Printed in the Fall 2017 issue of Quest magazine.
Citation: Herbert, Barbara, "Viewpoint: Transitions" Quest 105:4(Fall 2017) pg. 8
By Barbara Hebert, National President
It is said that the only constant in life is change. Transition, change, can be both exciting and terrifying. It can also hold a variety of other feelings, including sadness and joy as well as guilt and anger. There is no end to the number of feelings an individual can experience during a time of transition.
When we think of transition, we frequently think of death—someone transitioning to continue their journey in those invisible worlds which few of us know. In mid-May, one of my dearest friends and a true sister of the heart, Carol Keay, died. Her transition was very peaceful, and it seemed as if she just simply stepped out of her body. While she had been sick for many years and had recently experienced a time in the intensive care unit, her death was a surprise, because she had seemed to be improving a bit. Her family and friends grieved the loss of her physical presence, but all were grateful that she had been freed from the constraints of the physical body.
Many other feelings were involved in Carol’s death, however—sadness, relief, loneliness, happiness, and even fear and guilt. Her husband lost the physical presence of his partner and best friend of almost fifty-five years. Her children lost the nurturing influence of their mother, while they and her many friends also lost the guiding influence of an incredibly spiritual person. Along with the expected myriad of feelings experienced when a loved one dies, we might be surprised to find a feeling of fear, but it is not really surprising that some of Carol’s family and friends might feel fearful about life without her physical presence and without her wisdom. Guilt comes into the picture as well, with some thinking, “Perhaps I should have spent more time with her, perhaps I should have [fill in the blank!].” Carol’s transition did not simply affect her; it affected everyone who knew and loved her.
Clearly, transition is not an individual experience! Not only does it impact the person making the change, it has an effect on everyone who knows and loves that individual.
There are other types of transition, of course, such as transition from one job to another or from one home to another. A young friend and her husband recently bought their first home. She experienced feelings of joy and excitement but also feelings of anxiety and trepidation. The responsibility of owning and maintaining a home was overwhelming, although the idea of creating her own nest also provided a degree of happiness and contentment. When she finally moved in, she said, “It feels good to finally move, both physically and emotionally.”
Our international president, Tim Boyd, and his family have also just completed a major transition. As Tim completed his term as president of the Theosophical Society in America, he and his family moved from the TSA headquarters in Wheaton back to their own home in Chicago. Tim continues with his service to the Theosophical Society as international president, so that consistency remains; however, he and his family have experienced the transition of moving and of leaving friends in Wheaton. The staff of the TSA has had to deal with the loss of seeing and working with Tim and his family on a daily basis. Tim was much loved, and his absence leaves a hole in the day-to day-activities at Olcott, our national headquarters.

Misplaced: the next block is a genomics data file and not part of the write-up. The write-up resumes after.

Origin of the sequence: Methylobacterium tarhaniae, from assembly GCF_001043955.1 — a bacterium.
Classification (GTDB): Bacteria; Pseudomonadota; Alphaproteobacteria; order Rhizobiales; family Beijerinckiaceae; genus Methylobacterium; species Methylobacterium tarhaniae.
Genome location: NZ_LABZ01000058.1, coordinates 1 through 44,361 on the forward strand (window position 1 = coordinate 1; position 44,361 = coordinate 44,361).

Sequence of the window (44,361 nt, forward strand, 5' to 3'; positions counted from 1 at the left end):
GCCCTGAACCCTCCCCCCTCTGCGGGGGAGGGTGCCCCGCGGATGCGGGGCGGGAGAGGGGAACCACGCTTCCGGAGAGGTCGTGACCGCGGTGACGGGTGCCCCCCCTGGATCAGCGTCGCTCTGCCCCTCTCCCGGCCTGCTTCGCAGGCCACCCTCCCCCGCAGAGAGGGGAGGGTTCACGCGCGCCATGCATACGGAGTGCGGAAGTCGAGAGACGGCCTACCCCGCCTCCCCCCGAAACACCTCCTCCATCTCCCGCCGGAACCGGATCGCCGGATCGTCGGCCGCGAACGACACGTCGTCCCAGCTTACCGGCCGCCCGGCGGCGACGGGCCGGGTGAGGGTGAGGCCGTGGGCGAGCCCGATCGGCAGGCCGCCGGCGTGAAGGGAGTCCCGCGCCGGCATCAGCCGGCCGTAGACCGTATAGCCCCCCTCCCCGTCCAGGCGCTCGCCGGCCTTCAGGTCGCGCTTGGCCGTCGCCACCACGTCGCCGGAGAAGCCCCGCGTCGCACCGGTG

Along those same lines, the staff has had to contend with the arrival of a new president and all of the changes that are inherent in this transition. The staff at Olcott has gone above and beyond to make me feel welcomed—from signs in the dining room and in the administrative office to flowers in the president’s office. This transition must elicit a number of emotional responses, very much like the other transitions mentioned.
My own transition from my former position as executive director of the Children’s Advocacy Center–Hope House to this current one of president of the Theosophical Society in America has definitely produced a number of emotions—excitement, trepidation, and hope that I can facilitate the work of the TSA as it continues to promote the spiritual evolution of humanity. Leaving my home, family, and friends in Louisiana to move to Wheaton and our national headquarters has also been a major personal transition. Many Southerners tend to be home-centered and live in the same part of the country in which they were born and raised. My own family goes back multiple generations (on both sides) in the small Louisiana community which I call home. Therefore, moving almost a thousand miles away is a difficult concept for many of my friends to comprehend, and their responses ranged from concern (are you joining a cult?) to confusion (why would you move so far away?). The thought of moving away from family and friends provoked a number of feelings in me as well, including sadness at not seeing family on a daily basis, intermingled with feelings of excitement regarding new beginnings. Fortunately, I am a third-generation Theosophist, so my family does not struggle with the concept of my move as they might have. They have always known that the Theosophical Society, its concepts, its focus on spiritual self-awareness, and most importantly those Great Ones who initiated the formation of the Society have been the guiding light in my life.